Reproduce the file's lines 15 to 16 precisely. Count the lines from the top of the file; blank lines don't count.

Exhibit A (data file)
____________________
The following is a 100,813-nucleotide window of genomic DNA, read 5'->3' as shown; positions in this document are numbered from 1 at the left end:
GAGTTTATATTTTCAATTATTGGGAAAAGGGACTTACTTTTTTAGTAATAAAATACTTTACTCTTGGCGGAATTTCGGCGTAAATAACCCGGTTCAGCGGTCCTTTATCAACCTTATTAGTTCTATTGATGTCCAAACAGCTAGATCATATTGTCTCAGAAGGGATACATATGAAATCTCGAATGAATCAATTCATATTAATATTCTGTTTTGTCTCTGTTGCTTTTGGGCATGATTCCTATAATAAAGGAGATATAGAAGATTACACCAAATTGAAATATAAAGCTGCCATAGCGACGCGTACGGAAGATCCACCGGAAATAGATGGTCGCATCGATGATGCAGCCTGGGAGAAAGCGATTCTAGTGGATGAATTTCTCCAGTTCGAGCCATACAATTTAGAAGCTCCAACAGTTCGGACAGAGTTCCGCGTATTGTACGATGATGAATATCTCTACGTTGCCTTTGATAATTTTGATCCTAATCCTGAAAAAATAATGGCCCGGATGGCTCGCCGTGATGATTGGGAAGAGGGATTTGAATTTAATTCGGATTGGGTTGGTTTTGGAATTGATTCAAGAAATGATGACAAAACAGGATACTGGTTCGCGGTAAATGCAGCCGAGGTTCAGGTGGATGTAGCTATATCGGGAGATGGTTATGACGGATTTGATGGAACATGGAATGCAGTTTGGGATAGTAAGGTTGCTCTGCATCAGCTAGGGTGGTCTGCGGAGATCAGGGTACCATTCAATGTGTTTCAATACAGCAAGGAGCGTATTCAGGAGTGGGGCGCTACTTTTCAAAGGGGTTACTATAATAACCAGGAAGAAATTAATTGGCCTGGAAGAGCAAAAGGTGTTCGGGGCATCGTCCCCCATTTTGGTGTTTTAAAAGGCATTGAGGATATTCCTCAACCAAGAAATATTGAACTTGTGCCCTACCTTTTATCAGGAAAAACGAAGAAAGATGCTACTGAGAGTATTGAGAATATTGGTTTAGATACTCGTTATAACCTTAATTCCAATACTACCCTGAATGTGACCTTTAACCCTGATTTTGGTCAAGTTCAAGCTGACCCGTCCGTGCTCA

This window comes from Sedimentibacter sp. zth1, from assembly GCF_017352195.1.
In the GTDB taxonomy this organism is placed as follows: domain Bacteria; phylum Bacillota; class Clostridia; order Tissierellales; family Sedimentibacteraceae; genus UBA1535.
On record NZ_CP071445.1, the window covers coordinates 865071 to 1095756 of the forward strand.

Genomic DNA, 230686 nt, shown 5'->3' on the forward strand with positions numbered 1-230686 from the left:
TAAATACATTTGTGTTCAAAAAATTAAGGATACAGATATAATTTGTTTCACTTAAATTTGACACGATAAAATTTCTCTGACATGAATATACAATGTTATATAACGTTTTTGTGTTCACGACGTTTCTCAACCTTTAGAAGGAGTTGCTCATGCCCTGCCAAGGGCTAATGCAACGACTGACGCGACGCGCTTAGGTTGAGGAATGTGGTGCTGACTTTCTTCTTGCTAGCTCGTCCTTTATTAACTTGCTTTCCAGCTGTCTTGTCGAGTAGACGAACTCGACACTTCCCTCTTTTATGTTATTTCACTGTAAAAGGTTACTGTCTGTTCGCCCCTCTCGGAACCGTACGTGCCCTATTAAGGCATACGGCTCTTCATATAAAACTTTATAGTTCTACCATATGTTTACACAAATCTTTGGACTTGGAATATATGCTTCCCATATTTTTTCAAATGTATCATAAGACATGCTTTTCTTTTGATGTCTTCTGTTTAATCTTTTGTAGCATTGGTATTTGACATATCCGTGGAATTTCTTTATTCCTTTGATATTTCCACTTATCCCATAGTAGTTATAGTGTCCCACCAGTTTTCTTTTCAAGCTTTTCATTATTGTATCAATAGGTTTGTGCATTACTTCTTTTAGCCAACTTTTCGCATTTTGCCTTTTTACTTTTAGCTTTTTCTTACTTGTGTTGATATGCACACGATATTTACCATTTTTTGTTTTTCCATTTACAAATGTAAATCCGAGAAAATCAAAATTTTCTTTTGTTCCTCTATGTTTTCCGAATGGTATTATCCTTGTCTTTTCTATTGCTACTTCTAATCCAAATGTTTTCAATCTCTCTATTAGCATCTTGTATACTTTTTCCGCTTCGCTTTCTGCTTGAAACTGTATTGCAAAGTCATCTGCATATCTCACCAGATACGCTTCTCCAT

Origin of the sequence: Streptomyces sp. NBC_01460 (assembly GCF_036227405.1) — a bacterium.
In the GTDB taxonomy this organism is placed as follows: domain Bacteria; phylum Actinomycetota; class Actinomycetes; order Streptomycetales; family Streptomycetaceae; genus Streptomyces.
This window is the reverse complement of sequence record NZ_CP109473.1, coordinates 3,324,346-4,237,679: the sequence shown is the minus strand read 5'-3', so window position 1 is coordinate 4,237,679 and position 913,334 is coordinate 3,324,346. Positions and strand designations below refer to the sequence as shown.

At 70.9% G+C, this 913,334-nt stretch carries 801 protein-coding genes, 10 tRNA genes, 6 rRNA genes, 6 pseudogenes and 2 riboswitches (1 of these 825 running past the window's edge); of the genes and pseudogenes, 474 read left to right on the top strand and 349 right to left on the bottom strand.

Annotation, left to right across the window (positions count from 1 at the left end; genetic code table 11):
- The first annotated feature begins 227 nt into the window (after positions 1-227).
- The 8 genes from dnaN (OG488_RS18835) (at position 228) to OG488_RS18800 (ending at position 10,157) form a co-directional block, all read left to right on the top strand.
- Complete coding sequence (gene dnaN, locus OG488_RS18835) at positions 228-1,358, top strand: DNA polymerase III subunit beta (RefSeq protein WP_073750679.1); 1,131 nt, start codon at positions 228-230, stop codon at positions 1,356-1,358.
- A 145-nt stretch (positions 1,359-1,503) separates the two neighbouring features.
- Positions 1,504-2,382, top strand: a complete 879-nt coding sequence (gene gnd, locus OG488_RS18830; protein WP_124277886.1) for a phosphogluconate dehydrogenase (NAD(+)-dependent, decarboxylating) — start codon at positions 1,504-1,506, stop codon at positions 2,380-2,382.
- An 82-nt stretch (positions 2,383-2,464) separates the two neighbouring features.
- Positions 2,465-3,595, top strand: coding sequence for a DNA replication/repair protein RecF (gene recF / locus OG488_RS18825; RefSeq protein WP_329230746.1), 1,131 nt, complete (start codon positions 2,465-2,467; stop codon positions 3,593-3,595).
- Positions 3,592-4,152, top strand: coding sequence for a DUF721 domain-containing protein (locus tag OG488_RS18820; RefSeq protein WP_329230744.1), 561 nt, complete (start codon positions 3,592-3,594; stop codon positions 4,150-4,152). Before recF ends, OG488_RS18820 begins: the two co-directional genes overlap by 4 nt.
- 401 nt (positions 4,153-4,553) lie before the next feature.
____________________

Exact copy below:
- Complete coding sequence (gene dnaN, locus OG488_RS18835) at positions 228-1,358, top strand: DNA polymerase III subunit beta (RefSeq protein WP_073750679.1); 1,131 nt, start codon at positions 228-230, stop codon at positions 1,356-1,358.
- A 145-nt stretch (positions 1,359-1,503) separates the two neighbouring features.